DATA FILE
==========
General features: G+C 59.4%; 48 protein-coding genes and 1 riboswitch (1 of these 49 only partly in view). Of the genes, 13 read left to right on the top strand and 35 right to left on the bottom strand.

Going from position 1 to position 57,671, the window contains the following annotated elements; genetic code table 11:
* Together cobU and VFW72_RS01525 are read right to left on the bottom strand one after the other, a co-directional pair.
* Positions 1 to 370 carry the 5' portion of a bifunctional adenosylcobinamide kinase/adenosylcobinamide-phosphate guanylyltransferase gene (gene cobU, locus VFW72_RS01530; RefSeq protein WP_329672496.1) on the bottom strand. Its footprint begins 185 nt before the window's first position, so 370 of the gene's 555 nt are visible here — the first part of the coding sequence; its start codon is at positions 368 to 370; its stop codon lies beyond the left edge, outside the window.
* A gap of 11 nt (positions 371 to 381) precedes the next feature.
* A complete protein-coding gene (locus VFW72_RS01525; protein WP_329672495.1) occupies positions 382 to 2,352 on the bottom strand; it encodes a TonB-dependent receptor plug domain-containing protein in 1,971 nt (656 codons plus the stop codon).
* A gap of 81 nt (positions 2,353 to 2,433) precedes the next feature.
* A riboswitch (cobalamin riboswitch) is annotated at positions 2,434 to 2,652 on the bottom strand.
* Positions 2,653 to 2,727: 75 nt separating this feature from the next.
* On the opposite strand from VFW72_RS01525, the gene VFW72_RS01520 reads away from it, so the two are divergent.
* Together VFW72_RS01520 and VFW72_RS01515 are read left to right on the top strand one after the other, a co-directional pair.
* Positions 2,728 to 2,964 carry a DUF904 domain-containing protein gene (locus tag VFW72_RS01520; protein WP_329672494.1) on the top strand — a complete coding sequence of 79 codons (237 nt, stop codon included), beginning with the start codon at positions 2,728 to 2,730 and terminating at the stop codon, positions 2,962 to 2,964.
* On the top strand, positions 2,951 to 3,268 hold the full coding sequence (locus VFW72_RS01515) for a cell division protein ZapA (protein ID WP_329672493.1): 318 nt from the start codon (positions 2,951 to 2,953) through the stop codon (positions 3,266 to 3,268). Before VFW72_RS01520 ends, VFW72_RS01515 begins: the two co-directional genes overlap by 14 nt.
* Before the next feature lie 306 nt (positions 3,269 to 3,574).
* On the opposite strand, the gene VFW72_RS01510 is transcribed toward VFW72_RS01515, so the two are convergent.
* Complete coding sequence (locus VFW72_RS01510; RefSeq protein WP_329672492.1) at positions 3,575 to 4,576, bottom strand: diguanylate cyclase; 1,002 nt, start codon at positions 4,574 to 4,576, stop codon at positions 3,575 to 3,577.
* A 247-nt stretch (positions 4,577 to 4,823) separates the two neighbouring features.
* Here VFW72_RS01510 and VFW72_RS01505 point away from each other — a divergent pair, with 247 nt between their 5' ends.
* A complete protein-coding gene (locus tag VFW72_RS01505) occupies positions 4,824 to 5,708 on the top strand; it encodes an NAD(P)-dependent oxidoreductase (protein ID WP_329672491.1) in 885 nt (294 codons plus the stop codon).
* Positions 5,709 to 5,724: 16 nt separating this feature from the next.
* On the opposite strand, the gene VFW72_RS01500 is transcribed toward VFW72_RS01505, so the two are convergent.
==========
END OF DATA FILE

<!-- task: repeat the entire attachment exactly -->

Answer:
General features: G+C 59.4%; 48 protein-coding genes and 1 riboswitch (1 of these 49 only partly in view). Of the genes, 13 read left to right on the top strand and 35 right to left on the bottom strand.

Going from position 1 to position 57,671, the window contains the following annotated elements; genetic code table 11:
* Together cobU and VFW72_RS01525 are read right to left on the bottom strand one after the other, a co-directional pair.
* Positions 1 to 370 carry the 5' portion of a bifunctional adenosylcobinamide kinase/adenosylcobinamide-phosphate guanylyltransferase gene (gene cobU, locus VFW72_RS01530; RefSeq protein WP_329672496.1) on the bottom strand. Its footprint begins 185 nt before the window's first position, so 370 of the gene's 555 nt are visible here — the first part of the coding sequence; its start codon is at positions 368 to 370; its stop codon lies beyond the left edge, outside the window.
* A gap of 11 nt (positions 371 to 381) precedes the next feature.
* A complete protein-coding gene (locus VFW72_RS01525; protein WP_329672495.1) occupies positions 382 to 2,352 on the bottom strand; it encodes a TonB-dependent receptor plug domain-containing protein in 1,971 nt (656 codons plus the stop codon).
* A gap of 81 nt (positions 2,353 to 2,433) precedes the next feature.
* A riboswitch (cobalamin riboswitch) is annotated at positions 2,434 to 2,652 on the bottom strand.
* Positions 2,653 to 2,727: 75 nt separating this feature from the next.
* On the opposite strand from VFW72_RS01525, the gene VFW72_RS01520 reads away from it, so the two are divergent.
* Together VFW72_RS01520 and VFW72_RS01515 are read left to right on the top strand one after the other, a co-directional pair.
* Positions 2,728 to 2,964 carry a DUF904 domain-containing protein gene (locus tag VFW72_RS01520; protein WP_329672494.1) on the top strand — a complete coding sequence of 79 codons (237 nt, stop codon included), beginning with the start codon at positions 2,728 to 2,730 and terminating at the stop codon, positions 2,962 to 2,964.
* On the top strand, positions 2,951 to 3,268 hold the full coding sequence (locus VFW72_RS01515) for a cell division protein ZapA (protein ID WP_329672493.1): 318 nt from the start codon (positions 2,951 to 2,953) through the stop codon (positions 3,266 to 3,268). Before VFW72_RS01520 ends, VFW72_RS01515 begins: the two co-directional genes overlap by 14 nt.
* Before the next feature lie 306 nt (positions 3,269 to 3,574).
* On the opposite strand, the gene VFW72_RS01510 is transcribed toward VFW72_RS01515, so the two are convergent.
* Complete coding sequence (locus VFW72_RS01510; RefSeq protein WP_329672492.1) at positions 3,575 to 4,576, bottom strand: diguanylate cyclase; 1,002 nt, start codon at positions 4,574 to 4,576, stop codon at positions 3,575 to 3,577.
* A 247-nt stretch (positions 4,577 to 4,823) separates the two neighbouring features.
* Here VFW72_RS01510 and VFW72_RS01505 point away from each other — a divergent pair, with 247 nt between their 5' ends.
* A complete protein-coding gene (locus tag VFW72_RS01505) occupies positions 4,824 to 5,708 on the top strand; it encodes an NAD(P)-dependent oxidoreductase (protein ID WP_329672491.1) in 885 nt (294 codons plus the stop codon).
* Positions 5,709 to 5,724: 16 nt separating this feature from the next.
* On the opposite strand, the gene VFW72_RS01500 is transcribed toward VFW72_RS01505, so the two are convergent.